Anna Crumley-Effinger '07 earned a Rotary Peace Fellowship to support her master's degree work at Uppsala University in Sweden. Previously she worked with the American Friends Service Committee (AFSC) in the Horn of Africa, with a special focus on peace-building in Burundi and famine relief in Somalia. She is also involved in a raft of American Quaker organizations. A Quaker with many family connections to Earlham including her mother Stephanie '77 (a faculty member at the Earlham School of Religion) her grandmother, Vera Crumley '53, her siblings Max '10 and Mary '13 and her cousin Sandy Hartsmanngruber '05. This is an extended version of an interview published in the Winter 2012 issue of Earlhamite magazine.
What's your definition of a leader?
A leader is someone who enables those around them to flourish in their roles and contribute to the goals that they are collectively striving to achieve.
In what ways do you feel called upon to be a leader?
As a Quaker serving with an organization that is seeking to put Friends' beliefs into action, I work to help articulate how the programs we do in the world and specifically with communities in East Africa seek to bring people closer to reconciliation, justice and social equity, goals that are universal and very important to Friends. Connecting people within our AFSC work to Friends communities and other like-minded organizations is another aspect of my work. Collaboration is a key to any work and especially in ours that at local levels or at policy levels requires building relationships across perceived or actual barriers.
What are your struggles with taking on leadership roles?
Some people think of leaders as experts. Although this is not how I see it and I think good leaders are always learning from those around them and helping others tap into their potential, the expectations I've seen people put on leaders has caused me pause at some points in taking on work.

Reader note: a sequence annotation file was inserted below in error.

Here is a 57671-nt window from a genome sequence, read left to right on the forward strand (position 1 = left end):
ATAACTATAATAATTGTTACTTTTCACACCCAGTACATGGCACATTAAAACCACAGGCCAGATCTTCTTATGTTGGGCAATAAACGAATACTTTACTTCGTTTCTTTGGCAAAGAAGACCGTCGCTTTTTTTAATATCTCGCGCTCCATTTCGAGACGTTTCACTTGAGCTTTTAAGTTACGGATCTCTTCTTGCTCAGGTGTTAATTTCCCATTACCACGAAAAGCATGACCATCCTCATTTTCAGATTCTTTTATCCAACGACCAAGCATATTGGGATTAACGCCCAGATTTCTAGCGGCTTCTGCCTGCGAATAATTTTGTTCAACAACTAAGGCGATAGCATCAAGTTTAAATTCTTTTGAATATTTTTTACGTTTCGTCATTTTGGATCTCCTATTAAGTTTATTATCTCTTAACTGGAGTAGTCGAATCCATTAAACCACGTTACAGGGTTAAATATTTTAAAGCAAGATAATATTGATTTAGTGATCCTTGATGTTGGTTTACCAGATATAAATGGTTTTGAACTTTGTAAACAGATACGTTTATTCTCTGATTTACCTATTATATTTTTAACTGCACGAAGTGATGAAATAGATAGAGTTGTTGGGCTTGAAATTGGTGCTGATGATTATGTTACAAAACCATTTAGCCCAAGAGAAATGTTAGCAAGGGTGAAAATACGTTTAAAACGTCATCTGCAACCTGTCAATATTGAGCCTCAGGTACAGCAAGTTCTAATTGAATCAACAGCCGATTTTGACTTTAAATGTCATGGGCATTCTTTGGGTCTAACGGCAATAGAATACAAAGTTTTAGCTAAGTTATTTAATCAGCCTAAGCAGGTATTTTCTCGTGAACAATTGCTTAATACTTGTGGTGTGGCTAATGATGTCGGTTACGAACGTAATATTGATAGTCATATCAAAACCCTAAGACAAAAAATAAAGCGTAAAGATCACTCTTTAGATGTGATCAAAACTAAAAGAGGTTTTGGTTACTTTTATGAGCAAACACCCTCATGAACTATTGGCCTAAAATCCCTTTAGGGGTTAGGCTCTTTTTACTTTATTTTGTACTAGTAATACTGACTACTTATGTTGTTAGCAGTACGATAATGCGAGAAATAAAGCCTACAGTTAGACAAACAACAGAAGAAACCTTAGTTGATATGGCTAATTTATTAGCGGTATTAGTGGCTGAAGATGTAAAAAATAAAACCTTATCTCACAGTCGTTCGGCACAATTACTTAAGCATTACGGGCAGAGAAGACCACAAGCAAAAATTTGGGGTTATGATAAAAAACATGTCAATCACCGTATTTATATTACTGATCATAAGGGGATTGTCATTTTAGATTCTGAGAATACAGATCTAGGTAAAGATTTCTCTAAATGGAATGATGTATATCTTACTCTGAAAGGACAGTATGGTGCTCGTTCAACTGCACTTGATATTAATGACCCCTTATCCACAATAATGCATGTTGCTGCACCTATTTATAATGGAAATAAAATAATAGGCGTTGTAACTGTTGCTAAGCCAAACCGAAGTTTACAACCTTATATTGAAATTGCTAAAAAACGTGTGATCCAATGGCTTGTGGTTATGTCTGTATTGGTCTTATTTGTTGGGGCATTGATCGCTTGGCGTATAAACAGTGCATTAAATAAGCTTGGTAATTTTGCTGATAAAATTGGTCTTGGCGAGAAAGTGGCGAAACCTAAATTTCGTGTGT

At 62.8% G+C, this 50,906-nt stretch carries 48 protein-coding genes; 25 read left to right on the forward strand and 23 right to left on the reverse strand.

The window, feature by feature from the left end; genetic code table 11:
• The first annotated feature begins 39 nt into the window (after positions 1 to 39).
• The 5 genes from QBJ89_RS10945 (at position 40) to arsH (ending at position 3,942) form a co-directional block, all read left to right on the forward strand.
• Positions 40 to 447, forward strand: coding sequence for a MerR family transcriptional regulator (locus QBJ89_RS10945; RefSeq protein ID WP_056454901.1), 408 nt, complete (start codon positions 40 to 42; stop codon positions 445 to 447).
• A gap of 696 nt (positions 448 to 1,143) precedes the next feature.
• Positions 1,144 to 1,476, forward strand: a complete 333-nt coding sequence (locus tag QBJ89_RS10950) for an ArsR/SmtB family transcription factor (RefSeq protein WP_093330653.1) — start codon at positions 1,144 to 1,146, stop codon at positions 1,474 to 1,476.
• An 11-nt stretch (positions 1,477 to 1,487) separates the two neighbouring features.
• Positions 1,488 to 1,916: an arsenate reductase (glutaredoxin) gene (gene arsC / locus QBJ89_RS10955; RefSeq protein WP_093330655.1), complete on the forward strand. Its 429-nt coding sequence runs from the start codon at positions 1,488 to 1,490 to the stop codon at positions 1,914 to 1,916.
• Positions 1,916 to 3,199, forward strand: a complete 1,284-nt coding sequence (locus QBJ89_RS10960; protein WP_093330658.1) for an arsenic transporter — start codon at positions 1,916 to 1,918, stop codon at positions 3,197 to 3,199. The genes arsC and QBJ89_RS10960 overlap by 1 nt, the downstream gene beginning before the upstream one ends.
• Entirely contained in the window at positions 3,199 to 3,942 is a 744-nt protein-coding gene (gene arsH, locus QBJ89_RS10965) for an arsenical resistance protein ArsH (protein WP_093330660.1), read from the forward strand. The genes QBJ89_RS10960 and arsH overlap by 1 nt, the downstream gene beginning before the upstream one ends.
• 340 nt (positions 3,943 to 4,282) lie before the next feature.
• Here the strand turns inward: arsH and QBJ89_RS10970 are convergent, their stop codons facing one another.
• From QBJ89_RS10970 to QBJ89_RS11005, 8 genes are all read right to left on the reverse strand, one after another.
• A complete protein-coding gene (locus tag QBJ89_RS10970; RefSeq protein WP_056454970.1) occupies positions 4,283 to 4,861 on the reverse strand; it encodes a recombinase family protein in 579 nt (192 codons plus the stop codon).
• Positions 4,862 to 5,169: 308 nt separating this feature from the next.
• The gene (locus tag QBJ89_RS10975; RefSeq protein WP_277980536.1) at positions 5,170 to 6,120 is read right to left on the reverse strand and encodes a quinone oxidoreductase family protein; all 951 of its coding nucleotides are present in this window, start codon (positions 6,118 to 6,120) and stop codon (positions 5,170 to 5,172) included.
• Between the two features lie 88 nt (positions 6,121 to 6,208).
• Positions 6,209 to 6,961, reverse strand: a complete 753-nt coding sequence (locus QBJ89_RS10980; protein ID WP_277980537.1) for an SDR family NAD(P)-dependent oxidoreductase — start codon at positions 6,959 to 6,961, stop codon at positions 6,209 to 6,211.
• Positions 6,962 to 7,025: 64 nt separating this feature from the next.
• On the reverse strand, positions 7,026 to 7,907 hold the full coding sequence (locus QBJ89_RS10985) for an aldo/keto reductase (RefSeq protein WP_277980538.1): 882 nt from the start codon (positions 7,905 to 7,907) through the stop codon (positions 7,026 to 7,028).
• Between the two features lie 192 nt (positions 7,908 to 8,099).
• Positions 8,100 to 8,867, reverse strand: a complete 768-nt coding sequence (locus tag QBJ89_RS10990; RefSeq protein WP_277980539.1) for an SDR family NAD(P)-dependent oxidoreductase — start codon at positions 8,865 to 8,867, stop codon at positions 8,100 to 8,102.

In AFSC's engagement with communities around the world we seek to strengthen local leadership and draw out existing skills and expertise that people possess. This has not always been the dominant model in international organizations work in other places and we do not always get it right ourselves. I organized dialogue and exchanges between people on the continent to share learning and their local experiences with trauma healing from a number of countries in east and southern Africa. This work feels like leadership through facilitation, which I am always more eager to do.
What's one thing every Earlhamite should know about Kenya?
I've never been anywhere that so many people read the newspaper and most everyone you talk to from a building guard to a CEO to a cleaner cares and has a nuanced political opinion. It makes me ashamed to think of those Late Show people on the street interviews. What has happen to Americans? We take our democracy for granted and don't engage.It is an incredibly diverse country with many groups and histories and a strong civil society because of people like Wangari Maathai and my colleague Dekha Ibrahim Abdi, both amazing Kenyan peacemakers. Dekha, an ethnic Somali, Muslim and incredibly proud Kenyan is my model for leadership. She was driven by her faith, her community, and was willing to find ways to work with anyone from fighting clans-people to politicians seen as corrupt, always keeping hope for the future and working for peace at home and around the world.
What are your hopes and plans for the next five years?
I hope to continue to be able to contribute to the lives of the people around me by cooking them dinner and having great discussions - whether that be my neighbors in West Philadelphia, ECers I visit in Seattle or Seattle or Dar es Salaam. I hope to find my way to graduate school and get back to Earlham and my hometown Richmond often.
What's your idea of a great day off?
Time to spend or communicate with friends, take a walk if the weather is nice, read a New Yorker or at least all the cartoons, cook some delicious food after a trip to the local co-op of market and end with a little internet TV.